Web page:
Get Lit: The First Commandment, by Brad Thor
My wife had just finished getting a procedure at the hospital, so I entered the recovery room and put down the review copy of the book I’d been killing time with.
One of the nurses picked it up, wide-eyed with excitement. “The new Brad Thor is out?!” she gasped.
Yes. Yes it is. Whether that makes the world a better place depends on your tolerance for hacky thrillers.
Thor – whose author photo takes up the entire back of the book – has apparently been putting out a series of action novels. While he’s undeniably competent, he also shows little imagination as he methodically follows the standard thriller template.
His hero, former Secret Service agent/Navy SEAL/anti-terrorist hunter Scot Harvath, is (actually, for real) described like this: “He was a legend in the Secret Service, and his heroism and patriotism were above reproach, but Harvath was also known as a shoot-from-the-hip maverick who often chucked the rule book in favor of expediency.” Wow, never run into one of those characters before.
The titular First Commandment, by the way, is “Never make deals with terrorists.” The only exception to this, we learn, is when a situation involves children. Which makes things difficult when a bunch of terrorists hijack a schoolbus….and then e-mail the White House with 100 surveillance photos of other schoolbuses. (Good Lord – they’ve figured out bus routes!! The bastards!!)
In order to stop further attacks, the president releases five deadly suspects from Guantanamo, one of whom starts killing or maiming friends and relatives of Harvath via methods based on the plagues that God set upon ancient Egypt. Why he’s basing it on the plagues – in reverse order, no less – is never quite explained.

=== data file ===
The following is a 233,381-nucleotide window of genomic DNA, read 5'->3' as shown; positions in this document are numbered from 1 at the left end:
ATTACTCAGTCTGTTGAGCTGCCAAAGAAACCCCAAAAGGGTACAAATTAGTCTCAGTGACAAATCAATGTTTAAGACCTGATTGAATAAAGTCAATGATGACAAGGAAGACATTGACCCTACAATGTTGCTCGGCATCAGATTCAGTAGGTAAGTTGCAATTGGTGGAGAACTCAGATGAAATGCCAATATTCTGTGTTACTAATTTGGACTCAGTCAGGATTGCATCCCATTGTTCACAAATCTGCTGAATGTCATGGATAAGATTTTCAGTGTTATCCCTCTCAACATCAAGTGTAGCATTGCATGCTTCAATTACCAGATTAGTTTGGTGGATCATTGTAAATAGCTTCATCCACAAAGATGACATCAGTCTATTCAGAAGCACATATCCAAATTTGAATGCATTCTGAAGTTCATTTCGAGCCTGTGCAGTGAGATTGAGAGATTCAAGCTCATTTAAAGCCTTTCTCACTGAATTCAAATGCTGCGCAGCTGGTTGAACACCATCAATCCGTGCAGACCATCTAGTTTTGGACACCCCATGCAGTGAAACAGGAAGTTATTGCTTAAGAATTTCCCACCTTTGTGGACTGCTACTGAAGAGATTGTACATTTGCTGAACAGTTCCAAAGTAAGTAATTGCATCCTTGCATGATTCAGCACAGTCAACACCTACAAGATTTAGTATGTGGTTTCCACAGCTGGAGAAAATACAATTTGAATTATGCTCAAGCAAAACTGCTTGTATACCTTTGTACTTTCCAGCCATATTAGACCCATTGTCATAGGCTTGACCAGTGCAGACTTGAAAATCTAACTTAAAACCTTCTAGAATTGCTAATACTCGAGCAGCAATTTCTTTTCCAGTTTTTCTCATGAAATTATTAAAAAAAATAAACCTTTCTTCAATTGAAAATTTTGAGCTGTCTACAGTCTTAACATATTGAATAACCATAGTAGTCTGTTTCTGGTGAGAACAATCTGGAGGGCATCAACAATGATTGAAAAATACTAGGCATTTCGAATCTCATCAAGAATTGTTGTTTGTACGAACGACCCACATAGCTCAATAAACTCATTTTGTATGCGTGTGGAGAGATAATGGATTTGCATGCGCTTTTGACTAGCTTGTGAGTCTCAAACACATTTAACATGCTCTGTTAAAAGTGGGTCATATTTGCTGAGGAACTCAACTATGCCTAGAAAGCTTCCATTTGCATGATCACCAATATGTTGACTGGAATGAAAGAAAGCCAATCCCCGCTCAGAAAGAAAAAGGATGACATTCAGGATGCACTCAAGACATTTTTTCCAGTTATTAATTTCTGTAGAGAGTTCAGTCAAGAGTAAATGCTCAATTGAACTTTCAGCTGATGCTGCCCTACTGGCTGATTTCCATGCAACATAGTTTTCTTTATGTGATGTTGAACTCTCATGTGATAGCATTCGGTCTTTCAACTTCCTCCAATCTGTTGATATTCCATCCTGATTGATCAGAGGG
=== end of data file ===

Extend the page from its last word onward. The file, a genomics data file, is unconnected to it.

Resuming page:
At any rate, the White House doesn’t want Harvath to go after the fiend, and tempers flare. There’s the usual supporting cast of hyper-loyal, extremely competent and lethal pals backing Horvath up; for color there’s a dwarf living on an isolated South American island who’s a master at obtaining any information that’s stored on any computer anywhere.
It all moves along quickly enough, with short chapters heavy on the alleged cliff-hangers.
You also get, as a bonus, the right-wing preaching of the author.
Horvath on border policy: “Listen, I agree. The terrorists, the drugs, the tidal wave of illegal immigrants. I’ve got friends on the Border Patrol. This is criminal, and we’ve only got ourselves to blame. As far as I’m concerned, how can we call America the most powerful nation on earth when we can’t even secure our own borders? We’re being overrun, and if we don’t get a handle on it immediately, we’re going to wake up real soon to a very different America – one that even the most liberal among us isn’t going to enjoy very much.”
Thor on freedom of the press: The CIA director at one point tries to stop a reporter from publicizing one aspect of the story but, we’re told, the director “had quickly learned that many newspapers had far more pride in their circulation than they did in their patriotism. That they were hobbling America and empowering her terrorist enemies made absolutely no difference to them.”
So if you revel in your Limbaugh mega-dittoes, this may be the beach book for you. But unless you’re looking for a completely surprise-free, by-the-numbers thriller, take a pass. – Richard Connelly
The First Commandment, by Brad Thor, Atria, $25.95
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